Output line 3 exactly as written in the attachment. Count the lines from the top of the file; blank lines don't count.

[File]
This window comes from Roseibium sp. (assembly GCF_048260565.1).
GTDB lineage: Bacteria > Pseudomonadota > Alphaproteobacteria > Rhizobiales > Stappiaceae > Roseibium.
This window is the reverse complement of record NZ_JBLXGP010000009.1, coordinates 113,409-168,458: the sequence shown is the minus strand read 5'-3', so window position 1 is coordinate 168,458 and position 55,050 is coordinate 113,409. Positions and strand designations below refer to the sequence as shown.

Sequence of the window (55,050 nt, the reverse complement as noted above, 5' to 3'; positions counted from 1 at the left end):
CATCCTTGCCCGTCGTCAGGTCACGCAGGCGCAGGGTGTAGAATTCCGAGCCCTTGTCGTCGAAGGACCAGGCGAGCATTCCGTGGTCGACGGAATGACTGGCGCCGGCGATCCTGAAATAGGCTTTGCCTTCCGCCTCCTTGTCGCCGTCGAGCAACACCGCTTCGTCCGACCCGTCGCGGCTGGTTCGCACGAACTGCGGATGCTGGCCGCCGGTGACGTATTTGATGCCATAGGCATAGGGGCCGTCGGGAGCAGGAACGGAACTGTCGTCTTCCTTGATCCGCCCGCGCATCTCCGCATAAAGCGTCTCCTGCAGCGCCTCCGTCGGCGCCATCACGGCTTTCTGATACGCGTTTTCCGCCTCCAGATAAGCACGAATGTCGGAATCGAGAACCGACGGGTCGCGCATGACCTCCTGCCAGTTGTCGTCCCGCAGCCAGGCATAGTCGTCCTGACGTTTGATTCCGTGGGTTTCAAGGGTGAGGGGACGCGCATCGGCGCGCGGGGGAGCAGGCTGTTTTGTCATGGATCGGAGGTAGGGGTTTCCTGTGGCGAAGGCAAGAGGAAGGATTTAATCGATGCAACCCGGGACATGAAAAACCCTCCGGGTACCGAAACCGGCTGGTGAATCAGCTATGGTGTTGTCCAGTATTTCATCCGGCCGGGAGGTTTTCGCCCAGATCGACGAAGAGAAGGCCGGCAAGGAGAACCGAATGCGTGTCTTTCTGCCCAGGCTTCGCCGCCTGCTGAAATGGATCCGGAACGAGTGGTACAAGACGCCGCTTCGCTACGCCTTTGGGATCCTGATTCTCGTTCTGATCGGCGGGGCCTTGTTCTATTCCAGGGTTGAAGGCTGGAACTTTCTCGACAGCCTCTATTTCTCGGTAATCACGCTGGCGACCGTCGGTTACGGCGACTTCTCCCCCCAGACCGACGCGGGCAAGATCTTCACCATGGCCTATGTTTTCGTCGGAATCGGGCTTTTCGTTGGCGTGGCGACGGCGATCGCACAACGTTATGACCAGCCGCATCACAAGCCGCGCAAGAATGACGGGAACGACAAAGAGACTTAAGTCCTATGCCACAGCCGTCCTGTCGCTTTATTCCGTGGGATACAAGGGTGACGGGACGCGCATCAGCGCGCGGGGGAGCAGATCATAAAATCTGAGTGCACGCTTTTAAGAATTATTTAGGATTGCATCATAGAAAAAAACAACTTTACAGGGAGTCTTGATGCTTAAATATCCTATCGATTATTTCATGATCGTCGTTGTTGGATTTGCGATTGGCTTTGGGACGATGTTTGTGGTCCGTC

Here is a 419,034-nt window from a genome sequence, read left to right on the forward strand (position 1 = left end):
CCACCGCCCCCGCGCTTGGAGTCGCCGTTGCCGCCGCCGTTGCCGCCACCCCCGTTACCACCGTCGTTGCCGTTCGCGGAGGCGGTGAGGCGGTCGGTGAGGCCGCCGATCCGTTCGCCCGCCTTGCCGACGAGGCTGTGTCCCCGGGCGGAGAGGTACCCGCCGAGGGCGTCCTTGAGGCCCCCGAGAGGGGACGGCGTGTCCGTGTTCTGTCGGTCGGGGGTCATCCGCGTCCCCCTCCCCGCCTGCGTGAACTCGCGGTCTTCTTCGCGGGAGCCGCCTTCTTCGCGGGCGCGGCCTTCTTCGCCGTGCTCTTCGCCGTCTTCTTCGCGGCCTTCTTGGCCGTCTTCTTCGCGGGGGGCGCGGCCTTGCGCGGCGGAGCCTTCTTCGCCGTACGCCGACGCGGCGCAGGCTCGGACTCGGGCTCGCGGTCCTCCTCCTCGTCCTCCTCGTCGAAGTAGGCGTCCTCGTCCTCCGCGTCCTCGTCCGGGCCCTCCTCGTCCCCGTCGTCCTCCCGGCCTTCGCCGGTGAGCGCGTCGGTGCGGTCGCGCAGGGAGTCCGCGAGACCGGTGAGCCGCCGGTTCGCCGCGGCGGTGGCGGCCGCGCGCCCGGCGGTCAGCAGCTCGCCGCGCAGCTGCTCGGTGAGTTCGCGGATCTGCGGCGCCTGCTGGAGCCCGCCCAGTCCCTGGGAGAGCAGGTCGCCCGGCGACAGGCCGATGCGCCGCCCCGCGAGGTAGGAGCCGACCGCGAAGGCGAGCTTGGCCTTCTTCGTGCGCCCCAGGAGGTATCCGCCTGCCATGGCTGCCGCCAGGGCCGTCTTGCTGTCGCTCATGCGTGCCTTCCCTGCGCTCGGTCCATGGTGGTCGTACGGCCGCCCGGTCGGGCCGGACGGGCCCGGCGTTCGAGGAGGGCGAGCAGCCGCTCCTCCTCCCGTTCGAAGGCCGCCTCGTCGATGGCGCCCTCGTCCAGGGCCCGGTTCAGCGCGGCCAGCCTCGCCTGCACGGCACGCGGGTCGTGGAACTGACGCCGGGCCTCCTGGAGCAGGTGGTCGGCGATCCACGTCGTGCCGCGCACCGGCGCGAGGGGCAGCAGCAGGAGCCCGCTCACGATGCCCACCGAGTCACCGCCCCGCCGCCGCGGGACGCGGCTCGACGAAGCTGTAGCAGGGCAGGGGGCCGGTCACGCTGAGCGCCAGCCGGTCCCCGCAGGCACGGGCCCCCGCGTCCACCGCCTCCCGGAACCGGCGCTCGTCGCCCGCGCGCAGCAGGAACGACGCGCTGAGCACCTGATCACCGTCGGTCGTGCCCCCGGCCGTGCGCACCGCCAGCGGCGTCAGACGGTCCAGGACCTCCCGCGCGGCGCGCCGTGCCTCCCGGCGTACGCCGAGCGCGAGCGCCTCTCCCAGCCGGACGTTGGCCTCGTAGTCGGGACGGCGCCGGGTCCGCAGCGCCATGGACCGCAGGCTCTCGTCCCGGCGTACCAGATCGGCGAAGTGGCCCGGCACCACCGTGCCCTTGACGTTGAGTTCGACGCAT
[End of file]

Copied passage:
This window is the reverse complement of record NZ_JBLXGP010000009.1, coordinates 113,409-168,458: the sequence shown is the minus strand read 5'-3', so window position 1 is coordinate 168,458 and position 55,050 is coordinate 113,409. Positions and strand designations below refer to the sequence as shown.